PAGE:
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# Time Complexity Overview

**00:00**
In this lesson, I’m going to give a short overview of measures of time complexity—that is, different ways to measure how long an algorithm takes to run.

**00:09**
And in the process, I’ll give a bit of an overview of space complexity as well, which is how much space an algorithm takes in your computer’s memory. If you’re already familiar with runtime analysis—Big O notation and the like—then you can probably safely skip this video and move on to the discussion of bubble sort. So, generally, in computer science, people are really focused on getting things to run fast.

**00:35**
So, algorithms—you want them to be about as fast as they possibly can because that allows us to do things like send data over networks and enables, you know, the internet and all of that sort of stuff. Now there are two general ways to measure how long an algorithm takes.

**00:50**
You can measure it directly—in minutes, seconds, milliseconds, so on—or you can measure what I’m going to call *relatively*, though this isn’t in a really strict sense of the word, which just means in terms of the number of operations completed.

**01:04**
Now it’s important to measure *relatively* in a lot of cases, especially in the world of theoretical computer science, because processors that make computers run have been getting faster and faster due to hardware improvements over the last 50 to 60 years.

**01:19**
So an algorithm that might have taken minutes to run in 1975 or something like that might now take milliseconds, even though the algorithm itself is still performing the same number of operations, simply because the processor can do many more operations per second now than it could back then. So normally when you talk about algorithmic runtime, you speak relatively. And a way to do that is to use what’s called Big O notation.

**01:46**
Big O notation represents the worst-case runtime of an algorithm as a function of the number of operations compared to the size of the input. So the size of input is *n* and you define some function on *n* which gives you a general idea of the worst-case number of operations the algorithm does. The idea is if everything goes wrong, how many operations would the algorithm do? So, how many addition operations, how many comparisons or memory accesses or anything like that?

**02:16**
You’re just saying “How many things do we need to do to figure out the answer to this problem?”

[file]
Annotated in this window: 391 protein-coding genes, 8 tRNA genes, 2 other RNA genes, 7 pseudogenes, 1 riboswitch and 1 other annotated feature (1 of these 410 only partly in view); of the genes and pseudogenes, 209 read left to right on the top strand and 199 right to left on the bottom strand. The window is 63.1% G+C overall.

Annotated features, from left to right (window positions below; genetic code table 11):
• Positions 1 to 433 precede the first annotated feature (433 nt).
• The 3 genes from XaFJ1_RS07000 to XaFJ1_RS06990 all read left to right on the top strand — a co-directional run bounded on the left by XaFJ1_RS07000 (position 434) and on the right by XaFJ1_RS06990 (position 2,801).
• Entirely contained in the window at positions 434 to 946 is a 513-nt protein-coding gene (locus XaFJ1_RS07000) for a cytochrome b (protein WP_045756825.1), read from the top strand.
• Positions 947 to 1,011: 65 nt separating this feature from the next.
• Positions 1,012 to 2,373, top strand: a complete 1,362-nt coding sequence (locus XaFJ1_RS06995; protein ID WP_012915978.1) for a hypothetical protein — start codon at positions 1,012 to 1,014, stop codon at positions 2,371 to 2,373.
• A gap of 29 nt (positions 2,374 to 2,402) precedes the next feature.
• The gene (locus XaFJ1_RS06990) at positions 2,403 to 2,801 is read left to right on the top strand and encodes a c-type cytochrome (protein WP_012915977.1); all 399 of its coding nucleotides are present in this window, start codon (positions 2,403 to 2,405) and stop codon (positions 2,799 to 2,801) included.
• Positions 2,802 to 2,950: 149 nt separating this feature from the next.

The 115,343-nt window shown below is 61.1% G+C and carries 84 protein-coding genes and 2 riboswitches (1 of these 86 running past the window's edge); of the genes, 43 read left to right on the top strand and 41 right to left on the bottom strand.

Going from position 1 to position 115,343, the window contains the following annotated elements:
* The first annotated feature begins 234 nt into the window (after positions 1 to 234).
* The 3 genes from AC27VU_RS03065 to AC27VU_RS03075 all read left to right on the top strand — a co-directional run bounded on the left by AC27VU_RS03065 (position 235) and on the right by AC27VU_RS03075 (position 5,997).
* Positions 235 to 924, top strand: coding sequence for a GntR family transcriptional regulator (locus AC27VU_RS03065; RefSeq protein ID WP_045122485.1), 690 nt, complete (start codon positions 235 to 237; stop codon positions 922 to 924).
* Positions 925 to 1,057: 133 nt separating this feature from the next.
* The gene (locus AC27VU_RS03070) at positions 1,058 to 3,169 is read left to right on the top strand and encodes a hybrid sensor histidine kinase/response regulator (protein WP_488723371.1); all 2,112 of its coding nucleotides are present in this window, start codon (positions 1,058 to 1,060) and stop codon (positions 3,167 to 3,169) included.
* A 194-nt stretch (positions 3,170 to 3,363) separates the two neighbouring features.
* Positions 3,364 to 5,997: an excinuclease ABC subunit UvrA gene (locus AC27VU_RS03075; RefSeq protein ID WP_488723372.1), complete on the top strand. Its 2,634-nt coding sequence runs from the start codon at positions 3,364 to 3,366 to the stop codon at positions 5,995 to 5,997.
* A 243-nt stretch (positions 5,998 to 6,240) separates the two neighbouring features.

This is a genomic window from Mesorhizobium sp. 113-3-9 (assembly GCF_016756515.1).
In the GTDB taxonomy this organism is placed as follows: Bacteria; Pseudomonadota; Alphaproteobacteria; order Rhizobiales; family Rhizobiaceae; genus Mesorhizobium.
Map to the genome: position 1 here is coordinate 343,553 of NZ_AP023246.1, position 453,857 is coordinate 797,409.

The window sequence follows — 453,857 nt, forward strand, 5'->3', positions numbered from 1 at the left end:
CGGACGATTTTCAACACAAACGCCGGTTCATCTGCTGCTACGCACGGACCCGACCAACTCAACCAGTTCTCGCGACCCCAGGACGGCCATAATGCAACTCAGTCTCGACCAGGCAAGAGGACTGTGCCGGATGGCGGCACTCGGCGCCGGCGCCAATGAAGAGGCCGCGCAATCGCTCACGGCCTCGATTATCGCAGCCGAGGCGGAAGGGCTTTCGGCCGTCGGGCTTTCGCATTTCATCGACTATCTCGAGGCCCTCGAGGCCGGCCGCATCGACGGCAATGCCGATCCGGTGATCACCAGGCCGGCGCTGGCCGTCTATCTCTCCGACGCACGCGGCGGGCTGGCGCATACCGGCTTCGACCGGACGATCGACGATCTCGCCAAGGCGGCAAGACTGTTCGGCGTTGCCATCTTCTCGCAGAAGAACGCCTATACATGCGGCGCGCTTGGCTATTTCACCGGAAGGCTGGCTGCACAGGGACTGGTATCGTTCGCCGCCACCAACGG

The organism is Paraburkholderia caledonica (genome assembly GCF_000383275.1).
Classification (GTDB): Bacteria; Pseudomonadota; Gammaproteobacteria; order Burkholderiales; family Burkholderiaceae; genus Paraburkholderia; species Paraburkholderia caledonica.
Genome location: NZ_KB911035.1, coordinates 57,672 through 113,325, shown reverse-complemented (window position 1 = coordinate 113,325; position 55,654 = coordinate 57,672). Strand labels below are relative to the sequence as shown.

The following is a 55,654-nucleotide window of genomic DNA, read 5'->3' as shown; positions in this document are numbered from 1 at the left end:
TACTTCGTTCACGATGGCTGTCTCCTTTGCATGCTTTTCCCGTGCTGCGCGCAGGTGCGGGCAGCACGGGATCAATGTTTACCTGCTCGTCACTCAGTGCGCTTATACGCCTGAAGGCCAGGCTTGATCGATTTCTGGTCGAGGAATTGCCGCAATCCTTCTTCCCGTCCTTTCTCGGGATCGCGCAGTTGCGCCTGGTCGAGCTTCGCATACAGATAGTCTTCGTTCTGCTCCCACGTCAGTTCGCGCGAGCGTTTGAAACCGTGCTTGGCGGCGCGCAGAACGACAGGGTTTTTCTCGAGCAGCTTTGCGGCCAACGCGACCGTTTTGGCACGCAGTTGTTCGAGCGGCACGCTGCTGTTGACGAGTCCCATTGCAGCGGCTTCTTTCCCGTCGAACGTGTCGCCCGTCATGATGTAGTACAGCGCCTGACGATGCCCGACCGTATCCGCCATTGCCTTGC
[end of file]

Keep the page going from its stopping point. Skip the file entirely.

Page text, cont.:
**02:23**
Commonly in computer science, algorithms can be divided into different classes based on their worst-case runtime. These are some common runtimes of algorithms in functional notation, right?

**02:35**
So a really good runtime, for example, is one that takes a constant number of operations. So think, for example, if you want to just multiply a number by 20—that will always take one multiplication operation.

**02:50**
That’s what we call a constant time algorithm. A function that just multiplies a number by 20 will always run in the same number of multiplication operations. Now on the other hand, if you want to multiply every number in a list by 20, you’ll always have to do the same number of operations as the number of items in the list, which is *n*. That’s what we call an order of *n* operation.

**03:13**
Now some other common algorithms you might be familiar with. Binary search, for example, is what we call a *log(n)* algorithm. Most sorting algorithms—most fast-sorting algorithms, I should say—are *nlog(n)*, so *n* times the log base 2 of *n*.

**03:28**
And then you have other sorting algorithms that are *n* squared time, and then you start to run into some really slow algorithms where you’re trying to compute really difficult to compute things where you might have a constant number to the power of *n* or you might have an *n* factorial operation. Now in practice, most algorithms that are this slow don’t actually get used, just because *n* factorial grows very, very quickly, so if you have, say, a hundred elements in your list and your algorithm runs in factorial time, then it’s going to take a really long time to complete. Now of course, certain algorithms in the same classes might be faster or slower than one another in practice because the constant factor might be slightly different.

**04:07**
But this is an easy way to classify runtimes generally because it’s a general category and it generally describes how fast the runtime will grow as a function of the size of the input.

**04:19**
And when we speak in computer science terms, normally it’s important to think about the growth of the runtime as inputs get large because often computer scientists are working with huge amounts of data, right? Big data, all of your giant tech companies are processing huge amounts of data, and so they want algorithms that have runtime that grows slowly with large data. So, that was a lightning-speed overview of time complexity.

**04:46**
You can also have space complexity, right? Which follows the same general rules. How much memory space do you use as a function of the input? And that won’t be strictly the focus of our discussion of sorting algorithms but it is useful to know.

**05:00**
Space complexity generally follows the same kind of patterns as time complexity. You normally hear the two spoken about in the same way.

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